One of the foundation myths I love is how the gods tried to create humanity from sacred bones, but failed four consecutive times until the bones were taken to the underworld. The god Quetzalcóatl refused the miscarriage and decided to try one more time. He traveled for years, undertaking terrible trials until he reached the core of the underworld. When he asked Mictlantecuhtli (the god of the underworld) to give him back the bones, Mictlantecuhtli gave him his conch shell and told him he had to blow it in the four directions of the world. As the conch shell did not have a hole, Quetzalcoatl asked the worms for help to pierce it, and then the bees entered it and made it sound with the buzz of their flight. The new men, created by Quetzalcóatl, were made possible by the music of the underworld played by insects.
In the Mesoamerican cultures, insects were food, medicine, divine entities, spirits, and more. Nowadays it seems that there is an increasing discourse worldwide around insects as the food of the future. What do you think about this emergent discourse?
ZHJ: There is a vast and ever-increasing landscape of start-ups and producers of edible insects in what is considered the global north. The Food and Agriculture Organization's report from 2013 describes in great detail how insects can produce so much more protein while using exponentially less water, less land, and less energy than it takes to produce livestock for both human food and for feeding animals. According to this report, through widespread global adoption of eating insects we would be able to feed the nine-plus billion people that are estimated to be living on the planet by 2050.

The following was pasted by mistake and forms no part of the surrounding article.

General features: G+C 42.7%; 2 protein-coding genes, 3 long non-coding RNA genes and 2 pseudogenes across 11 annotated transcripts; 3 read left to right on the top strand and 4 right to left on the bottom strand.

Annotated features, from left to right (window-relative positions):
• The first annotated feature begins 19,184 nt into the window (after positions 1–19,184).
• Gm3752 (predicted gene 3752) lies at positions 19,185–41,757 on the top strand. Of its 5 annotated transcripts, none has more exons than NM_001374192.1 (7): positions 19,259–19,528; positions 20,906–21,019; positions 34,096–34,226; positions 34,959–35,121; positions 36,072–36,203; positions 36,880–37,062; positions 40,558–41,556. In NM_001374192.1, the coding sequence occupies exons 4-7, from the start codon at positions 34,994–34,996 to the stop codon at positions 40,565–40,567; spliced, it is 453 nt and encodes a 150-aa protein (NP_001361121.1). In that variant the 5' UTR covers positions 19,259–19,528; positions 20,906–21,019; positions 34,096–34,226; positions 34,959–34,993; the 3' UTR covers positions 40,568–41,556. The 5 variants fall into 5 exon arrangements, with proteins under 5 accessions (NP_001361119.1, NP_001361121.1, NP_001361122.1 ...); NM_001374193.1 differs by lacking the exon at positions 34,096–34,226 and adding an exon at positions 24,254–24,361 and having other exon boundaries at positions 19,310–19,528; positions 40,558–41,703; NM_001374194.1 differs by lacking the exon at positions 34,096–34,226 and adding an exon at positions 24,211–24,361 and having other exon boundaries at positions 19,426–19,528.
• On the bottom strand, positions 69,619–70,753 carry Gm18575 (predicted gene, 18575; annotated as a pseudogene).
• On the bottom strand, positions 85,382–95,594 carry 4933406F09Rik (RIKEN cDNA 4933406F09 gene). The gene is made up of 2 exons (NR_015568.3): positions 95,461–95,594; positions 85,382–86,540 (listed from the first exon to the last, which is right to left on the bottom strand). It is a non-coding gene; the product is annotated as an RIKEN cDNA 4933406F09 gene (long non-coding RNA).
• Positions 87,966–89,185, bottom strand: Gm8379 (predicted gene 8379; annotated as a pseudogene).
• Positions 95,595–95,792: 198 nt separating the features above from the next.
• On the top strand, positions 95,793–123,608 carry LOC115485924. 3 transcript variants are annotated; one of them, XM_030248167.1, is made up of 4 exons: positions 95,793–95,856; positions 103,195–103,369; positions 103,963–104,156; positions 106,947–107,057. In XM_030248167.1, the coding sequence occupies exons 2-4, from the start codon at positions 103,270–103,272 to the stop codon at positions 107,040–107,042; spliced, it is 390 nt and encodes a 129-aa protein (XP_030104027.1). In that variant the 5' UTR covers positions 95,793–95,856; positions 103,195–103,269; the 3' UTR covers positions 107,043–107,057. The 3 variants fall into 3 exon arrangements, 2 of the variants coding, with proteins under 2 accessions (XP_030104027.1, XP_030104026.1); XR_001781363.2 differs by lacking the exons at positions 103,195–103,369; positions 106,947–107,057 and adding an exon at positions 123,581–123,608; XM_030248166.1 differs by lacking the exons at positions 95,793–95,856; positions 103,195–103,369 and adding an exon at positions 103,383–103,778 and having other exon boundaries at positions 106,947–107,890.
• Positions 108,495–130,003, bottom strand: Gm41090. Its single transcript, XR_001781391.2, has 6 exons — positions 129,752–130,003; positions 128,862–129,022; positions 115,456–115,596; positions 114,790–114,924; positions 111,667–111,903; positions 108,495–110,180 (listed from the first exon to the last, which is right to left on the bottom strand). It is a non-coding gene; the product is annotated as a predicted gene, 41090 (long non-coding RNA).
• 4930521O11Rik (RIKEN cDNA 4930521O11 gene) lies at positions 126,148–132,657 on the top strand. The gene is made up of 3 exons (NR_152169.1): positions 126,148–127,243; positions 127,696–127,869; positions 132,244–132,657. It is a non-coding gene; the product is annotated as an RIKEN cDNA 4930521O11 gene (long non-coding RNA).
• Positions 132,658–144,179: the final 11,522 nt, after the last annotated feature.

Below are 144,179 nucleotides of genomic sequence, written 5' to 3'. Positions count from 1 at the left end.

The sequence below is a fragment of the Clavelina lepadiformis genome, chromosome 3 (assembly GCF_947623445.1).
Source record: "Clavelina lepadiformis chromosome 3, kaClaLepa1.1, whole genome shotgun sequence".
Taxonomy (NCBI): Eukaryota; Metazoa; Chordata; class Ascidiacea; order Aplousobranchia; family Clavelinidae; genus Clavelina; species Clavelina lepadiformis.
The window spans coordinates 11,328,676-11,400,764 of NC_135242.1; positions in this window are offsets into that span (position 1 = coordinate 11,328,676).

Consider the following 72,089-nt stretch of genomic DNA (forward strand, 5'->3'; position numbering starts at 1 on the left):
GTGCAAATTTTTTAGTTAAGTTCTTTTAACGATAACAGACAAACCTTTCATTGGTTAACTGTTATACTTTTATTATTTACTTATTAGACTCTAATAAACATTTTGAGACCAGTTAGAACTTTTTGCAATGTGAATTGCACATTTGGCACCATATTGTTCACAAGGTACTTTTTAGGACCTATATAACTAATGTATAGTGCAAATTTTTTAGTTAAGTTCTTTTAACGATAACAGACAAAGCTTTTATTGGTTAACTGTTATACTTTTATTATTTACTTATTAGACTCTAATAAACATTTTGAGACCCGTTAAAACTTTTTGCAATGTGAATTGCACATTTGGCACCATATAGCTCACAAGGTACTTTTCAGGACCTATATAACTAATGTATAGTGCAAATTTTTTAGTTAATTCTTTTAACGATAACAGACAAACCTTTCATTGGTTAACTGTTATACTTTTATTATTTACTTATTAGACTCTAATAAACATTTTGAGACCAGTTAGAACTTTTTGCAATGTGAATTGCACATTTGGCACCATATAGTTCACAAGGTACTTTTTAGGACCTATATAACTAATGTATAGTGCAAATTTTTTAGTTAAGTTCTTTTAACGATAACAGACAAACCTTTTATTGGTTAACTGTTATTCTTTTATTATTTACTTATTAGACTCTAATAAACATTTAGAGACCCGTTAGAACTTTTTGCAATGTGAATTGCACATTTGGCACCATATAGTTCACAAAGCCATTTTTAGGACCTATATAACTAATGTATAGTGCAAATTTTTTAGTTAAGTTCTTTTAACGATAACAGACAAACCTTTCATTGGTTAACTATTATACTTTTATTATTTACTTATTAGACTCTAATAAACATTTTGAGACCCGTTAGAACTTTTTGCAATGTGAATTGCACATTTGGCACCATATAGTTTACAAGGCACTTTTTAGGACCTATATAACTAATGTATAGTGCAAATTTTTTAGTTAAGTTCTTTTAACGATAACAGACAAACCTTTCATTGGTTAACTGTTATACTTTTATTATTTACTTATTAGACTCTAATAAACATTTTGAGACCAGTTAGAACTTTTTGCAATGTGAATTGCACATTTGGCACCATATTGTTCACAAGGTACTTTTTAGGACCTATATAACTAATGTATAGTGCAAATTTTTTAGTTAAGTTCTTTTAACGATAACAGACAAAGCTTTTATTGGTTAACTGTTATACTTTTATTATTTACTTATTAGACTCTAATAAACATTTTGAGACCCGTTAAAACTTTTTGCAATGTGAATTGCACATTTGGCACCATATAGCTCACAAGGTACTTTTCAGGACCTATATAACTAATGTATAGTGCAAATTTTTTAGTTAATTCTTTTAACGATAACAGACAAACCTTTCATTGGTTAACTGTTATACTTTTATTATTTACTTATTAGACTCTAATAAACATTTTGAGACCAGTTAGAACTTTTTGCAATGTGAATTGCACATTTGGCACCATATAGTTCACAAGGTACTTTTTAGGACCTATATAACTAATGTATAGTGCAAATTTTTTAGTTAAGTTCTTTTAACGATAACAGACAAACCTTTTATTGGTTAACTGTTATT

It makes a lot of sense to try to solve the specific problem of animal protein. We know how industrial livestock production is detrimental in so many ways. But eating meat seems to be on the rise: as more so-called developing nations become richer, their populations seem to be eating more meat.
Having a global shift to insect consumption for protein should be widely considered―but not at the expense of forgetting about food waste: over one-third of all the food that is produced in the world is wasted somewhere along the chain of producers, transportation, retail, and in the home. It’s a problem of allocation of resources. There are enough resources on the planet to feed everyone if they were allocated more fairly and responsibly.
On the other hand, we have to be very careful before jumping on the bandwagon that celebrates edible insects as some kind of magic-bullet solution to hunger or to the problem of food insecurity or we risk replicating industrial agricultural methods with insect farms.
In the context of Mexico, what can we learn from Indigenous communities about how to incorporate insects into our diets in a truly sustainable manner?
BJP: Indigenous peoples are not governed by the system of exclusionary duality. That is to say, they do not see themselves as separate from nature. For them, humans are part of ‘nature,’ not separate from it. That is of radical importance as we create gastronomic material culture. Therefore, we hold a responsibility to future generations, not only of human beings but of other species as well.